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Research finds alcohol hinders recovery from injury

Wednesday, December 12, 2012


Research finds alcohol hinders recovery from injury

A Massey University researcher has found drinking alcohol after suffering a soft tissue injury significantly increases recovery times.

School of Sport and Exercise lecturer Dr Matt Barnes graduated with a PhD in Palmerston North last month. His research builds on work he did as an honours student that found alcohol inhibits recovery from injury.

He carried out several more studies to further investigate the link between alcohol and muscle recovery. In one study, participants carried out intense exercise that damaged a muscle. Participants then consumed alcohol, at a dose equivalent to seven standard drinks for an average male. On another occasion the same damage was done, however orange juice was consumed instead of alcohol.

The strength of the damaged muscle was then tested over the next three days for any loss in force. Dr Barnes says it was clear that drinking alcohol slowed recovery compared to orange juice.

“We found it is not the alcohol that is making a person weaker,” Dr Barnes says. “There is something going on between the alcohol and the damaged muscle. The alcohol interacts with the damaged tissue in some way.”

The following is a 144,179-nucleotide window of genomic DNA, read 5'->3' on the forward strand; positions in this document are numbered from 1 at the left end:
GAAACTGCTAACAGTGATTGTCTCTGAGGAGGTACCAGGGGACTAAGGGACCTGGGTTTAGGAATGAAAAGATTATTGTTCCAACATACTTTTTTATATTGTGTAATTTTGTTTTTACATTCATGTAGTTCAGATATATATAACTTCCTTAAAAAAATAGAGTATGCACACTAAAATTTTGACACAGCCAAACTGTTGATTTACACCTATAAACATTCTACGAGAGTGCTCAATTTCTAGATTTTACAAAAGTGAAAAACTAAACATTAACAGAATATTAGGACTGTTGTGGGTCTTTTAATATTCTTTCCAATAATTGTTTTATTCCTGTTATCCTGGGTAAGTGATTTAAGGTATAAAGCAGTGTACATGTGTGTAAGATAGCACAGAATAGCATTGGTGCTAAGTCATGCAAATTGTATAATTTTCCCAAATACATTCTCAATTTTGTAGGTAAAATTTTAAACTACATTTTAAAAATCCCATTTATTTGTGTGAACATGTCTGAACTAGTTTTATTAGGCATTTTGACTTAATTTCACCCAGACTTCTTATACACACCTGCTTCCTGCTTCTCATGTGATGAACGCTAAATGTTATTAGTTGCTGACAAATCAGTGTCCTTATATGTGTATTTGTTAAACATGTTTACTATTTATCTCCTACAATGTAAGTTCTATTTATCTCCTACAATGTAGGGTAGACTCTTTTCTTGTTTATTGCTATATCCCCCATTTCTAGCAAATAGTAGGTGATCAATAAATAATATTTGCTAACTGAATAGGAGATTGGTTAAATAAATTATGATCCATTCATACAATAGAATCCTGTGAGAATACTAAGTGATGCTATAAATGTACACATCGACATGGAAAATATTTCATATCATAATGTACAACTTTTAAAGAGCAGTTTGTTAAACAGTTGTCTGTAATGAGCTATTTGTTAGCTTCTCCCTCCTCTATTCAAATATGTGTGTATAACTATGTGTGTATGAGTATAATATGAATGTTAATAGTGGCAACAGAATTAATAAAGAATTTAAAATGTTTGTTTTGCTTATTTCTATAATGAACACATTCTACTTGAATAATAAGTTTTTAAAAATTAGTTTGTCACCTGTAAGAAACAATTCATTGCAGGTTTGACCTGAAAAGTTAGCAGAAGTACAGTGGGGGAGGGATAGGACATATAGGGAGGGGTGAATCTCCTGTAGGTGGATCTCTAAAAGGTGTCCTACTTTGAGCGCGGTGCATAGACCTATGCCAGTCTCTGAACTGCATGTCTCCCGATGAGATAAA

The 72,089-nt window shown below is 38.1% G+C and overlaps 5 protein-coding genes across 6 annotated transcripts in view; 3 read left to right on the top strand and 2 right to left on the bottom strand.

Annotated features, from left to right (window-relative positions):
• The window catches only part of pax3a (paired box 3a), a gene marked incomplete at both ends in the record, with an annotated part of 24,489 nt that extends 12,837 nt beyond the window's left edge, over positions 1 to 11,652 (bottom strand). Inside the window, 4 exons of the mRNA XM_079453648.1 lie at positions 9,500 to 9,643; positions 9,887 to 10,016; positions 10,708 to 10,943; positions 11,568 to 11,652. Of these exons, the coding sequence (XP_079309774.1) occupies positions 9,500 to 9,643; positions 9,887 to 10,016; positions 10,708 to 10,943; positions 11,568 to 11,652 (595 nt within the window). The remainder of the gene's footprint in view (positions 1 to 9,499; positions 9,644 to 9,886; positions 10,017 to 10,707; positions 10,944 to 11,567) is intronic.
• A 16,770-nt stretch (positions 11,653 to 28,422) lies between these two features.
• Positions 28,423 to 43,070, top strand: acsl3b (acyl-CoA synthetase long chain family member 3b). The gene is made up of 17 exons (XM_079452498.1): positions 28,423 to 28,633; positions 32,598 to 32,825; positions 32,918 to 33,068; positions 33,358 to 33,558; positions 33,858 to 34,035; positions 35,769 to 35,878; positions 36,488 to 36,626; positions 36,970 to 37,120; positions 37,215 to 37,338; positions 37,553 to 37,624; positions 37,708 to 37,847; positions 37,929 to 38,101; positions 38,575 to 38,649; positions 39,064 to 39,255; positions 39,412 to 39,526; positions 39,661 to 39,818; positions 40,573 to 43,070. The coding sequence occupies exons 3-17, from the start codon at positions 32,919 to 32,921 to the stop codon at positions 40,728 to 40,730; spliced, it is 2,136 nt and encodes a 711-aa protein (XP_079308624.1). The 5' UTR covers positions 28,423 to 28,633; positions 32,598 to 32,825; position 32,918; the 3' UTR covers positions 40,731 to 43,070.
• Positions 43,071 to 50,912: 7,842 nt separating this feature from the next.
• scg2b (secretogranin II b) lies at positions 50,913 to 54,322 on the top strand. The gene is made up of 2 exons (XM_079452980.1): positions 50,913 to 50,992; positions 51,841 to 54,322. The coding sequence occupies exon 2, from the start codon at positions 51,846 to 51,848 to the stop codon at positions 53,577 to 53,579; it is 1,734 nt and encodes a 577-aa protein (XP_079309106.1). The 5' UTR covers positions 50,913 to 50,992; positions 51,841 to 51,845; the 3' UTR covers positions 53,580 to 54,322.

A second study halved the amount of alcohol consumed. “That lower dose had no effect on the force the participants could exert following muscle damage,” he says. “That indicates we need to do more work to find out if there is a threshold where alcohol becomes detrimental to recovery.”

A third study looked further at how the alcohol influenced recovery. Dr Barnes used electrical stimulation to contract the damaged leg muscle. “This bypasses the brain to make the muscle contract and tells us what is going on at the muscle without any influence from the brain. We used this technique in conjunction with voluntary activation of the muscle, and then compared the force produced by the two methods.”

He found the force the participants exerted voluntarily was reduced while the force generated by electrical stimulation was unchanged. “This suggests that when combined with damage to the muscle, alcohol brings about a decrease in central nervous system activity. You think you are pushing as hard as you can, but in fact you are not. Something is limiting the amount of force you are producing.”

This could be linked to an increased feeling of pain, but more research is required to prove this, he says.

Dr Barnes says the findings are the first to definitively show a causal link between alcohol consumption and recovery from muscle damage. “While injured athletes have been told to avoid alcohol for some time, we now have actual proof about why it is important to do so.”

ends

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